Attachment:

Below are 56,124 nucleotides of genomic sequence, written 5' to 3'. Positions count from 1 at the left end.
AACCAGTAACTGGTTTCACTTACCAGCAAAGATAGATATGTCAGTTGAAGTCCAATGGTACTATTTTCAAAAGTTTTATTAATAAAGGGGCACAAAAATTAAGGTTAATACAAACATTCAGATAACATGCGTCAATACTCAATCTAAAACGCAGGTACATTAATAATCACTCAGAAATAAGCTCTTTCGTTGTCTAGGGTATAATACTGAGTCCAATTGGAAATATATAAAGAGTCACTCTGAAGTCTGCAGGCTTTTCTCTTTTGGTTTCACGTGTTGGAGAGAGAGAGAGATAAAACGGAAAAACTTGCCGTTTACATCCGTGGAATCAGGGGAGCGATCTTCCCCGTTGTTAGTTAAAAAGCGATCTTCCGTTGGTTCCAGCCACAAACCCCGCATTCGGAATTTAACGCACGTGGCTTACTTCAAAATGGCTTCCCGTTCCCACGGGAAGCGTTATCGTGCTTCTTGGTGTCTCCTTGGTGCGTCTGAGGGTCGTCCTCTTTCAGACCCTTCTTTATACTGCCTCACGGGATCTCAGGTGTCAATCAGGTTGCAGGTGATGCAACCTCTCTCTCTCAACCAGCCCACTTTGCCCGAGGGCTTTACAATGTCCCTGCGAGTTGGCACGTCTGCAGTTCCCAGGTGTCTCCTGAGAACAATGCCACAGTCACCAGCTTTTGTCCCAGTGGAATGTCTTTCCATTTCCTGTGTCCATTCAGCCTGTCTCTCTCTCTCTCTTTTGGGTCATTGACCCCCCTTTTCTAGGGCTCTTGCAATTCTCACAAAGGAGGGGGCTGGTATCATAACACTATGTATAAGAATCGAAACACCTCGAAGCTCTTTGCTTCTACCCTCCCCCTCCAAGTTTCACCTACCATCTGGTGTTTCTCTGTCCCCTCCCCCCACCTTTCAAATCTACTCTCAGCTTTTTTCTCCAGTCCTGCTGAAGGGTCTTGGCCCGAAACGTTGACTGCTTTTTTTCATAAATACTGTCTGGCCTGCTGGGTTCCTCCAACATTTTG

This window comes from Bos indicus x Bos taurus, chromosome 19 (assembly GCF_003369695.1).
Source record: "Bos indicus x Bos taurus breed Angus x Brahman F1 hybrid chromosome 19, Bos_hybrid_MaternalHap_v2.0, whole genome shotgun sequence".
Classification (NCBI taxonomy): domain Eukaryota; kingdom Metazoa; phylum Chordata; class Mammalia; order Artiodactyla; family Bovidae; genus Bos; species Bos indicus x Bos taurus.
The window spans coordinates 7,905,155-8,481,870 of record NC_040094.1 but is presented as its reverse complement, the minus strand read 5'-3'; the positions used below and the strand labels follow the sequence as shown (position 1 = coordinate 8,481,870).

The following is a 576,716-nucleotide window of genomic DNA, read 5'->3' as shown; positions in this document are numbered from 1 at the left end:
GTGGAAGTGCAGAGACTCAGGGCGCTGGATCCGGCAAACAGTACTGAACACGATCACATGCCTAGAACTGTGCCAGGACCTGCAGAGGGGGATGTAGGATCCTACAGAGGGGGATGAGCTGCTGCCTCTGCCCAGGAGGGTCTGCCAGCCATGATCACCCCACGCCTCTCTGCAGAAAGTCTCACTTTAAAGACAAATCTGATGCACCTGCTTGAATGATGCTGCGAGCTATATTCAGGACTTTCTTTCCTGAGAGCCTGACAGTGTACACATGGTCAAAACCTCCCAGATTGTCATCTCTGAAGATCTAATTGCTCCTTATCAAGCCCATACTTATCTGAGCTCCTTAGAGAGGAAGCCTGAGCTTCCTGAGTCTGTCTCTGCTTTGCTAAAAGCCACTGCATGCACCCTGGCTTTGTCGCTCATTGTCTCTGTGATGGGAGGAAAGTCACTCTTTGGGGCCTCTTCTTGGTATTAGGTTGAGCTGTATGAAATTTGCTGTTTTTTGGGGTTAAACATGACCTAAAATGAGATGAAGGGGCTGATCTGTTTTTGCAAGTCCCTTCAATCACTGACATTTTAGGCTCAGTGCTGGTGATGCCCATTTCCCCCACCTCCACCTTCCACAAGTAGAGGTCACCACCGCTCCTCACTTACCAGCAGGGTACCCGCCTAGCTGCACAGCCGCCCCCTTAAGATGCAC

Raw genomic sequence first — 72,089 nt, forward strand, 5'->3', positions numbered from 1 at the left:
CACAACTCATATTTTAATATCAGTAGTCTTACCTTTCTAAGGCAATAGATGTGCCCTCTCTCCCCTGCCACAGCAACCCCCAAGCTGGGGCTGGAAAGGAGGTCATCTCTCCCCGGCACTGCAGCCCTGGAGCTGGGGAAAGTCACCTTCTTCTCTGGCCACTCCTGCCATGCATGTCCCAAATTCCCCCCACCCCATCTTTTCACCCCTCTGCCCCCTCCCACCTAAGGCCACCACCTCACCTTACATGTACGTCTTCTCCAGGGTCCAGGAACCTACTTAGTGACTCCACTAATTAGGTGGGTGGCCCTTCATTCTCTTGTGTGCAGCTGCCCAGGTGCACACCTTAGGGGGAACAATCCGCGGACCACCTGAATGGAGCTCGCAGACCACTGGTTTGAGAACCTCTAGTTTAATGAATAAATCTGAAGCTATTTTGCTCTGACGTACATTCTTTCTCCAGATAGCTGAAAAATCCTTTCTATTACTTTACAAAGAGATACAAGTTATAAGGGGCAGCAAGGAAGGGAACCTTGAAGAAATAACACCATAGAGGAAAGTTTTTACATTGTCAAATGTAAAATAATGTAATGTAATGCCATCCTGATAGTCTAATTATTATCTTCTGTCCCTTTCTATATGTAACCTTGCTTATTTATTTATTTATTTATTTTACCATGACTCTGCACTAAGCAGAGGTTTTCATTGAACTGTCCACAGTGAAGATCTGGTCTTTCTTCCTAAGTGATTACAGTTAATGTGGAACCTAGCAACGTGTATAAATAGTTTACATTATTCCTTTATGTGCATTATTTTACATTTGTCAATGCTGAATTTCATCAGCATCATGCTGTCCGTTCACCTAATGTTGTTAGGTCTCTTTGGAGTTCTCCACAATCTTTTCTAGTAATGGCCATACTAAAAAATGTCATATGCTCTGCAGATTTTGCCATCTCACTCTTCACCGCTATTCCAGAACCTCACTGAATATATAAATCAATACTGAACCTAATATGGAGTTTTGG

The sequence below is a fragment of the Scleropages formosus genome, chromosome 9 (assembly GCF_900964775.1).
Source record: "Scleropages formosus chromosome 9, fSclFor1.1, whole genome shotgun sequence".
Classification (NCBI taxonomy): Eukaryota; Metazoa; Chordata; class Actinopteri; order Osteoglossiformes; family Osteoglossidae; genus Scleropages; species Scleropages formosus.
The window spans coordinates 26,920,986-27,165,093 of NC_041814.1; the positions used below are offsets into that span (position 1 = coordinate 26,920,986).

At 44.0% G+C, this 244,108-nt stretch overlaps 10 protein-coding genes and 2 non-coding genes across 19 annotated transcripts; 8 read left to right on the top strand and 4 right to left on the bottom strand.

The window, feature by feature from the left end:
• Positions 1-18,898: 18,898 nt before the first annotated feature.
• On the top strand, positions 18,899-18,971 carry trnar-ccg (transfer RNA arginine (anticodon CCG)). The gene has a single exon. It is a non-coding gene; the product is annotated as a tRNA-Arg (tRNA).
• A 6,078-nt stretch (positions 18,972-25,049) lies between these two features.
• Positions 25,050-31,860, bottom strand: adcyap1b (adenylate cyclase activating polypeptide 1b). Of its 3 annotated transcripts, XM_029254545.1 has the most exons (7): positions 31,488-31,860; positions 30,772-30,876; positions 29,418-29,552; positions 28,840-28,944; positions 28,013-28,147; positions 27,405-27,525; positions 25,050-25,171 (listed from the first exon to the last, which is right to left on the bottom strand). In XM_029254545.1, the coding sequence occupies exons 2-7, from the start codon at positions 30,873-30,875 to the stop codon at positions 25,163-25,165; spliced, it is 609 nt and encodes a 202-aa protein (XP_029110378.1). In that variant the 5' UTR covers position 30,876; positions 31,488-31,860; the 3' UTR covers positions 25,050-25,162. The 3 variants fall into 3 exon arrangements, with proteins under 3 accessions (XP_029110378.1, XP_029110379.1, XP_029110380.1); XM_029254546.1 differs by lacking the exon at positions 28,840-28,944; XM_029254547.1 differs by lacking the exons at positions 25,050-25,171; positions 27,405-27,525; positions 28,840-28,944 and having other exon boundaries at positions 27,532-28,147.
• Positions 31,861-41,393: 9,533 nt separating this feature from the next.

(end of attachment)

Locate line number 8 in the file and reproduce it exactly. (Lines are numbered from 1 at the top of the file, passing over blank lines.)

GTGGAAGTGCAGAGACTCAGGGCGCTGGATCCGGCAAACAGTACTGAACACGATCACATGCCTAGAACTGTGCCAGGACCTGCAGAGGGGGATGTAGGATCCTACAGAGGGGGATGAGCTGCTGCCTCTGCCCAGGAGGGTCTGCCAGCCATGATCACCCCACGCCTCTCTGCAGAAAGTCTCACTTTAAAGACAAATCTGATGCACCTGCTTGAATGATGCTGCGAGCTATATTCAGGACTTTCTTTCCTGAGAGCCTGACAGTGTACACATGGTCAAAACCTCCCAGATTGTCATCTCTGAAGATCTAATTGCTCCTTATCAAGCCCATACTTATCTGAGCTCCTTAGAGAGGAAGCCTGAGCTTCCTGAGTCTGTCTCTGCTTTGCTAAAAGCCACTGCATGCACCCTGGCTTTGTCGCTCATTGTCTCTGTGATGGGAGGAAAGTCACTCTTTGGGGCCTCTTCTTGGTATTAGGTTGAGCTGTATGAAATTTGCTGTTTTTTGGGGTTAAACATGACCTAAAATGAGATGAAGGGGCTGATCTGTTTTTGCAAGTCCCTTCAATCACTGACATTTTAGGCTCAGTGCTGGTGATGCCCATTTCCCCCACCTCCACCTTCCACAAGTAGAGGTCACCACCGCTCCTCACTTACCAGCAGGGTACCCGCCTAGCTGCACAGCCGCCCCCTTAAGATGCAC